One year a house caught fire down at the far end of the street that resulted in serious smoke damage. I had no problem getting donations from nearly every neighbor to help cover the family’s losses. It didn’t matter that few of us had met them. I dropped off the largess when their kids were in school so they wouldn’t feel beholden to anyone. It was anonymous except for the signature, “from your neighbors.”

That was years ago. Now we live on a small farm. Maybe because the houses are farther apart, maybe because it’s a small township, maybe it’s due to other complications but it has taken years to feel connected in a neighborly way. Yet it’s still a neighborhood. When a child is lost everyone turns out of their homes to tramp through the woods, fields, and streams until she’s found. When a car is stuck in a ditch, someone will get out a tractor to pull it free day or night, simply saying “no problem.” People offer the bounty from their fruit trees and willingly share equipment. I still harbor the ideal of a vibrant neighborhood but I’m grateful for the  goodwill we’ve slowly managed to find here. I’m learning that neighborhoods are different, and who we are is only part of that difference.


For neighborhood-building resources check out:

How to use Front Porch Forum to create caring neighborhoods by Bill McKibben (author of wonderful books such Deep Economy and Hope, Human and Wild.

How to organize a neighborhood work-sharing group.

How to create a more vibrant neigborhood.

How i-Neighbors can help you develop local networks.

How to share with your neighbors.



“Neighbors” image courtesy of Nirel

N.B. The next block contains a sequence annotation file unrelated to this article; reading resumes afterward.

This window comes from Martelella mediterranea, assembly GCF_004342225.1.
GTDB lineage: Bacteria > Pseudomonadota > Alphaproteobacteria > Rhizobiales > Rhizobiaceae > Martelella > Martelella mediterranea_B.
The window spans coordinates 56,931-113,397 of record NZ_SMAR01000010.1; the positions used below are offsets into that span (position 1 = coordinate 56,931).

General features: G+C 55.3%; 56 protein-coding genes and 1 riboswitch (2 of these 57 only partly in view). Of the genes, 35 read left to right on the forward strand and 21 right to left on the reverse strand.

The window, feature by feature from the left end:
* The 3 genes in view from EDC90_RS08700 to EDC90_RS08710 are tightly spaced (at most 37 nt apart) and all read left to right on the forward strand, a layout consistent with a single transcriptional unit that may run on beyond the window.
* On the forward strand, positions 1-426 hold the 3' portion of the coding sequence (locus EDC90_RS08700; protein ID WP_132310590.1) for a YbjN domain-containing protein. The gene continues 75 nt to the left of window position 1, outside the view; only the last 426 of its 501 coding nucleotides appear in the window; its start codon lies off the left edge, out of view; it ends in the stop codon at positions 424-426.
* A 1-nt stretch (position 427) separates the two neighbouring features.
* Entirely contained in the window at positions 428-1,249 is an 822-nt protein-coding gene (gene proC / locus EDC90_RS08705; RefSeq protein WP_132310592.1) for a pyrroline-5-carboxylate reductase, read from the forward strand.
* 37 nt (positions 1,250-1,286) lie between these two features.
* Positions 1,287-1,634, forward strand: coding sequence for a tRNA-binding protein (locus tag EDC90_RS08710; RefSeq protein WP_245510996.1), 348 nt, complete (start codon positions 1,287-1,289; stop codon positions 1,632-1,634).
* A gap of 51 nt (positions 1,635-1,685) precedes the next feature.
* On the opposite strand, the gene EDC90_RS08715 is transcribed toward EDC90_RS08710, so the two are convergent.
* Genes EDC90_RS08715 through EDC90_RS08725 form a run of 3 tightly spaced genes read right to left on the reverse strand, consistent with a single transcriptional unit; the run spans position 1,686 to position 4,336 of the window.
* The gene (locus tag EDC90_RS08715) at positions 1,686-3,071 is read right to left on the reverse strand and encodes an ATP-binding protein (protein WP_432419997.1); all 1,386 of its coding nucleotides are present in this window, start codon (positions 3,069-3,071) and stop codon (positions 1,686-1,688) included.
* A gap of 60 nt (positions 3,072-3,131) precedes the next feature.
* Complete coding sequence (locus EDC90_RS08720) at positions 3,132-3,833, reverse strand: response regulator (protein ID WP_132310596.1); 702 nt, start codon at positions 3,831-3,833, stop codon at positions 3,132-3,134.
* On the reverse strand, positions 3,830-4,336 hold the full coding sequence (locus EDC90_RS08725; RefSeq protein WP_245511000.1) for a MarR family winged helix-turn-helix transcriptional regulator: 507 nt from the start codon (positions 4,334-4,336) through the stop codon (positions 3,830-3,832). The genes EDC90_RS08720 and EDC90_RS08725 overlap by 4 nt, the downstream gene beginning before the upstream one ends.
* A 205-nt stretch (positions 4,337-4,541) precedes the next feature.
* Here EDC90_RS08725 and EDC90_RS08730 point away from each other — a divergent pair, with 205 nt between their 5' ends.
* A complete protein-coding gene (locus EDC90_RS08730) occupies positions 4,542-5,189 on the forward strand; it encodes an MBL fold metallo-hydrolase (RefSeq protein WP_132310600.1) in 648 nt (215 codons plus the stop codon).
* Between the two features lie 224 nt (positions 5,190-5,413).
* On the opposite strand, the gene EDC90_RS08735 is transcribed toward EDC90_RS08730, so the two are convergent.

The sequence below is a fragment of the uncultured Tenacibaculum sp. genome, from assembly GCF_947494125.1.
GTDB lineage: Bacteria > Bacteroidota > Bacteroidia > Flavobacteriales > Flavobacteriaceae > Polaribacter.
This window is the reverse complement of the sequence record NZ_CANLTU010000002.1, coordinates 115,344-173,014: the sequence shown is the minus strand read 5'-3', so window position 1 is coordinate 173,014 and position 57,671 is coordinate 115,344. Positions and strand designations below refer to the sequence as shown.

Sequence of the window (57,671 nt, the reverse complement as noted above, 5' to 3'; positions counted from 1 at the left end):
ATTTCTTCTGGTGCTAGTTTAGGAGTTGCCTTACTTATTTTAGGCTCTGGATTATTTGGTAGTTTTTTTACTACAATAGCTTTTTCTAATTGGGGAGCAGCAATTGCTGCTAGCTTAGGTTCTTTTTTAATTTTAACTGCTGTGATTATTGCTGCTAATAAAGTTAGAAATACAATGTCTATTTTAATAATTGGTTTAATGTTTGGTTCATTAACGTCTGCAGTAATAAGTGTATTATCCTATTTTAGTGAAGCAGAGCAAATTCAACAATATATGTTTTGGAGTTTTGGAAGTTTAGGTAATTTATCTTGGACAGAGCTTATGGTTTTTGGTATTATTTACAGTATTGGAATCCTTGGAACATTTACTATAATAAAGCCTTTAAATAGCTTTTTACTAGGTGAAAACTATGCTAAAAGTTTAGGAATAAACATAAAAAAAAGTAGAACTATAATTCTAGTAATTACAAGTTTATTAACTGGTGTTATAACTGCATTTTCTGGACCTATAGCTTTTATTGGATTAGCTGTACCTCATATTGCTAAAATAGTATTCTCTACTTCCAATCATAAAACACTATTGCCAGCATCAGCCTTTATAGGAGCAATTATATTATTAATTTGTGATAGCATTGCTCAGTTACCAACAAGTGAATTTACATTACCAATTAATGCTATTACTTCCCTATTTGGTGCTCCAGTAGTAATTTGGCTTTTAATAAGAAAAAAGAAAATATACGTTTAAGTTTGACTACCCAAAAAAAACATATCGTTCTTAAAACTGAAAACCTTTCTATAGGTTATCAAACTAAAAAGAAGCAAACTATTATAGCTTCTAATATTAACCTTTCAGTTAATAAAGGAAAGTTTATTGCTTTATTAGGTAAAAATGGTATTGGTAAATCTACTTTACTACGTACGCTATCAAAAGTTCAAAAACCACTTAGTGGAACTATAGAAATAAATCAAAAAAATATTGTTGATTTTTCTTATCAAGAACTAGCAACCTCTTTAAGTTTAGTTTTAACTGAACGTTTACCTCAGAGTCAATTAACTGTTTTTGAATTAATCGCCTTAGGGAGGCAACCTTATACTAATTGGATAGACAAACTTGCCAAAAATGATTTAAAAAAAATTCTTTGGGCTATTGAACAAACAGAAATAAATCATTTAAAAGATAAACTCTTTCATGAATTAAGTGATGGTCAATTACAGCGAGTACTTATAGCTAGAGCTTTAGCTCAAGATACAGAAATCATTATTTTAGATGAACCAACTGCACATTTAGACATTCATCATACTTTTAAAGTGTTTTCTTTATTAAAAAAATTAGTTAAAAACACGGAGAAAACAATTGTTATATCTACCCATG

Do You Tell The Truth About Santa?

A few decades ago I indulged in some concerns about the likelihood of Santa’s existence while playing with a neighbor kid. A reasonably science-minded kindergartener, I wondered aloud how reindeer could fly without wings. I speculated about the chimney girth problem and the issue of children who lived in fireplace-free homes. And then, as if no one else had encountered these breaches in holiday logic, I asked how Santa could fly across the whole world in one night.

I was torn, wanting my friend to take me seriously but also hoping he’d prop up my fading sense of magic. I was disappointed when he dismissed every one of my speculations.

Later that day his mother called my mother. Her son was upset. According to her I’d ruined his belief in Santa. She said I wasn’t a nice little girl at all. That we were the same age didn’t seem to matter. My mother, who held politeness up there with God and cleanliness, insisted I apologize to Mrs. Barton right there on the phone.

After that particular trauma I badgered my mother for days until she fessed up. The truth stung. My older sister was in on the falsehood. Other kids at school probably were too, but by some twist of propriety they knew better than to tell believers, even if they felt superior to Santa holdouts. Clearly a victim of my mother’s politeness gene, I felt awful when it hit me that I’d been opening packages every year thinking that Santa owed me for my good behavior when all along those gifts were lovingly bought and wrapped by my parents. And I’d never even thanked them.

Fast forward a few decades. I vowed I would not follow the collective Santa lie with my own children. Sure, the truth might lead them right into the same minefield of logic versus belief with some other kid. That isn’t a bad thing, it’s how kids learn to think for themselves (as long as their parents don’t run interference). But I had no intention of killing Santa entirely. That’s because small children inhabit a different world than the rest of us. They don’t make clear distinctions between fantasy and reality. There’s probably something to that. Ever notice how happy little kids are? So I wanted an approach that kept wonder and excitement alive.

The philosophy I decided to use with my own four kids was based on the classic 1897 newspaper column titled “Yes Virginia, There Is A Santa Claus” written by Francis Pharcellus Church. It reads, in part,

“Yes, Virginia, there is a Santa Claus. He exists as certainly as love and generosity and devotion exist, and you know that they abound and give to your life its highest beauty and joy. Alas! how dreary would be the world if there were no Santa Claus. It would be as dreary as if there were no VIRGINIAS. There would be no childlike faith then, no poetry, no romance to make tolerable this existence. We should have no enjoyment, except in sense and sight. The eternal light with which childhood fills the world would be extinguished.”